Thursday, 15 March 2018

Building SharePoint Webhook Services with Serverless Architecture

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Before looking out at the implementation of webhook models in SharePoint, here let us look at how Serverless web hooks concept can be feasible.

What is Serverless architecture? It allows us to build the required services, without the need of servers. Some Azure services like Azure functions helps building such Serverless models.

The components like webhook service, storage queues, web jobs and SQL database are hosted on Azure. The following picture depicts the Serverless webhooks process, with the help of Serverless components. The components present on the Azure box, depicts serverless architecture model.

Serverless Architecture for SharePoint Webhook Services
Serverless Architecture for SharePoint Webhook Services


Required Components for Building Serverless SharePoint Webhooks:


To implement Serverless webhooks for SharePoint online events, the following are the required components.
  • SharePoint Online Subscription
  • Azure Subscription
    • AD tenant – For enabling permissions
    • Azure Functions – Building the system to receive the notifications
    • Azure Webjobs – To process the data stored on queues
    • Azure Storage – Queues, Databases
  • Postman client – For sending the requests (request test tool on desktops) 

In the previous post, we have seen theoretically how the events can be processed from SharePoint services.

The previous posts might help in understanding the webbook services better.



Process the Notifications sent by SharePoint service


The webhook service requires two components.
  • Create the Azure Function,
  • Create the Azure storage queue.

The Azure function acts as webhook service, which will process the notifications sent by SharePoint service. And the notifications will be pushed to the Azure storage queue.

The following code snippet depicts the above flow.


Subscribing to the Event Notifications


To access the SharePoint list item for subscription or from services related to webhooks, authentication token has to be generated from the Azure AD. 
  • Register the application on Azure AD, with the necessary reply URL and providing read/write permissions on the SharePoint lists.
  • Or you need to hardcode the credentials for accessing the SharePoint list data. 
We will go with the first option. So before hitting the subscription post query, we need to have the access token generated for oAuth authentications.

Postman tool can be used for subscribing to the events. This step will help registering the webhook service (built in the previous step) on the SharePoint list for event changes.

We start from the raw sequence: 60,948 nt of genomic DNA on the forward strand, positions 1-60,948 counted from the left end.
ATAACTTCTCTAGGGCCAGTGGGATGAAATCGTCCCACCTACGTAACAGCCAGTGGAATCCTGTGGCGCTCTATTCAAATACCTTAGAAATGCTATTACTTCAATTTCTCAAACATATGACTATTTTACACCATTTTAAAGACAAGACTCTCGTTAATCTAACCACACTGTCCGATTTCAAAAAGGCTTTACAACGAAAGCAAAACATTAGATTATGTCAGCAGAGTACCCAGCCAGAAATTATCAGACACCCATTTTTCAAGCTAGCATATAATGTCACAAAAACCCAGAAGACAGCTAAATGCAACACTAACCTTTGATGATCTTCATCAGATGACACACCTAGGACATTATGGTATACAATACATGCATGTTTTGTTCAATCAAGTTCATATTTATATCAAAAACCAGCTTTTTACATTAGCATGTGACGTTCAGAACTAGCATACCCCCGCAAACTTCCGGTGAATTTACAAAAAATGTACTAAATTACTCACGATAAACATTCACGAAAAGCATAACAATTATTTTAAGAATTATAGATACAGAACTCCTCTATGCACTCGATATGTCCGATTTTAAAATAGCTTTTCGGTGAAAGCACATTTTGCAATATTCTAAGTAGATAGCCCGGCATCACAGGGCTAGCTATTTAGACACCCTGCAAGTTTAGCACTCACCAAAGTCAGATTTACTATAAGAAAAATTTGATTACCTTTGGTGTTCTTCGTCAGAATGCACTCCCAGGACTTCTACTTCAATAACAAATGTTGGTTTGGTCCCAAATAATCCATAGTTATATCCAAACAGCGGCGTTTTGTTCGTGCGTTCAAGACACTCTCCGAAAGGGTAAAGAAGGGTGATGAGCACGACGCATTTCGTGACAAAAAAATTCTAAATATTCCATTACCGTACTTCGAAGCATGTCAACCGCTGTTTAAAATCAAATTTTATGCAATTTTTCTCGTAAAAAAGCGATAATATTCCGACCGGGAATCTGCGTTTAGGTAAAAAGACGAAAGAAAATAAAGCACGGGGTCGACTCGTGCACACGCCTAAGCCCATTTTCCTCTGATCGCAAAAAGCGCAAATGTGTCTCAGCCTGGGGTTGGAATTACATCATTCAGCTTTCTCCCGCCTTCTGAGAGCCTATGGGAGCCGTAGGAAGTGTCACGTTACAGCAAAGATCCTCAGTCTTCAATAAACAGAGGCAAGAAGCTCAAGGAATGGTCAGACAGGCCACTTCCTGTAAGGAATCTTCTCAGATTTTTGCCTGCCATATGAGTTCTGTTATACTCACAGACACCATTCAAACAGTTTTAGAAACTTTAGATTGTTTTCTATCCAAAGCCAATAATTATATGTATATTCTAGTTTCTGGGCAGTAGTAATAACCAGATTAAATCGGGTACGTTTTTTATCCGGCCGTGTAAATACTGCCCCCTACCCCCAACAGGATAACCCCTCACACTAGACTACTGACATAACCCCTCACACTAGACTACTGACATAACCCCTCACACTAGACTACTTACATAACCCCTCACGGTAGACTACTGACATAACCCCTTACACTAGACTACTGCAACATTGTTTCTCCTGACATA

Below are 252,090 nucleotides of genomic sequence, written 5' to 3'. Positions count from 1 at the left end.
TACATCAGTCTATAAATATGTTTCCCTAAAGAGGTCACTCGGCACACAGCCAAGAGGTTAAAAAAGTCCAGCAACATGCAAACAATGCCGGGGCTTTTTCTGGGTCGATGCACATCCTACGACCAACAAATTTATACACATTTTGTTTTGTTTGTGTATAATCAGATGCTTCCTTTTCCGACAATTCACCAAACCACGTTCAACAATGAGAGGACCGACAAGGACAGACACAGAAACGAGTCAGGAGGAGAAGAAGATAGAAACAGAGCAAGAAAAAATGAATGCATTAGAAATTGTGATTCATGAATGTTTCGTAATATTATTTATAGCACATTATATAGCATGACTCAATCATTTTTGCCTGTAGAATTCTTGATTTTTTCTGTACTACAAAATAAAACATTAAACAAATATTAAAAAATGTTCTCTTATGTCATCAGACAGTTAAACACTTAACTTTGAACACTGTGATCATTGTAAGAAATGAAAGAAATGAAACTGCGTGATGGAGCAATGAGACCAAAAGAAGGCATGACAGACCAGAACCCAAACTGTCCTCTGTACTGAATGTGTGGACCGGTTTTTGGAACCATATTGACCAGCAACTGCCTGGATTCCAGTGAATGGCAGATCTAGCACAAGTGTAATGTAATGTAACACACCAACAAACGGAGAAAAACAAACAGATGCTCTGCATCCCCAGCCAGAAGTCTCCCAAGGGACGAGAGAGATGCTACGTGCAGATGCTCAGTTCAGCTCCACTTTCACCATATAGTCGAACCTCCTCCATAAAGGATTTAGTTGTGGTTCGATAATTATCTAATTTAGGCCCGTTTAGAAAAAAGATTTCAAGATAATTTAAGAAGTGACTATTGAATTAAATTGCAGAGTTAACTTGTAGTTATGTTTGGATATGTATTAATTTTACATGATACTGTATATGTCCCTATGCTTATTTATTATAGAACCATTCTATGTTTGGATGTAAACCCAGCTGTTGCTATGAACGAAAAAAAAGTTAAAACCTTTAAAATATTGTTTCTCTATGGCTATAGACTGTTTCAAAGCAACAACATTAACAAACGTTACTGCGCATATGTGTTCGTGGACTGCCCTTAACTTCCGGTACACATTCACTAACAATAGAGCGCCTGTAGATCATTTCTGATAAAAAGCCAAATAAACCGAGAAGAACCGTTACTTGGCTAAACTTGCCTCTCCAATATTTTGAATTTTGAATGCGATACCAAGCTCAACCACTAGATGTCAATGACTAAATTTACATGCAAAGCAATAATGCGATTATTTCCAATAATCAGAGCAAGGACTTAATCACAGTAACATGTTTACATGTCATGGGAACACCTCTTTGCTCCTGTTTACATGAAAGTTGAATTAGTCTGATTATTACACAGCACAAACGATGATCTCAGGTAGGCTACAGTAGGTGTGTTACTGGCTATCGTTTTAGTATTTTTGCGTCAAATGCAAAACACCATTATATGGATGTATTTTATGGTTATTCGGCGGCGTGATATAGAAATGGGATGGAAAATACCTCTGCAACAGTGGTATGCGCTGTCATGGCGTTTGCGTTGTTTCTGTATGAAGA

Paste the subscription URL of the list and select the action as POST.
https://nakkeerann.sharepoint.com/_api/web/lists('9AC9CF26-55E2-46DE-96B7-310714417132')/subscriptions

Get the access token, with the following parameters passed.


Get oAuth Token
Generate oAuth Token for Subscriptions

Once you have the oAuth token, use it for subscription. Then using the post request with the following parameters, register the webhook service.
  • Headers – Accept : application/json;odata=nometadata
  • Content-Type : application/json
  • Request Body will contain the 
    • Resource URL
    • Notification URL
    • Expiration date time and 
    • Client state (optional).
           {
  "resource": "https://nakkeerann.sharepoint.com/_api/web/lists('9AC9CF26-55E2-46DE-96B7-310714417132')",
  "notificationUrl": "https://azurefunctionurl/api/webhookservice",
  "expirationDateTime": "2018-04-27T12:11:37+00:00",
  "clientState": "GUID"
              }
Subscribe Webhook Service for Event Changes
Subscribe Webhook Service for Event Changes

Once the request is posted using postman tool, 
  • The SharePoint will send a request with the validation token to webhook service built using Azure functions. 
  • The webhook service should respond back with the valid token within 5 seconds. 
  • If that happens, SharePoint will respond back to postman tool with a success message. 

This flow ensures the registration of webhook service on SharePoint list. The response will contain
  • Subscription ID
  • Expiration date
  • Resource ID
  • Tenant ID
  • Site URL and 
  • Web ID.

Processing the notifications using WebJobs


Next, let us see how to process the notifications present on Azure storage queues and extract the change information from the respective lists. Then the changes will be saved on SharePoint lists as history or logs.

The following code snippet shows the webjob which will process the notifications present on Azure storage queue and save the changes into the logs list present in the SharePoint.


The following picture shows the webhook service notification changes being saved on SharePoint.

Processed Webhook Changes stored on SharePoint list
Processed Webhook Changes stored on SharePoint list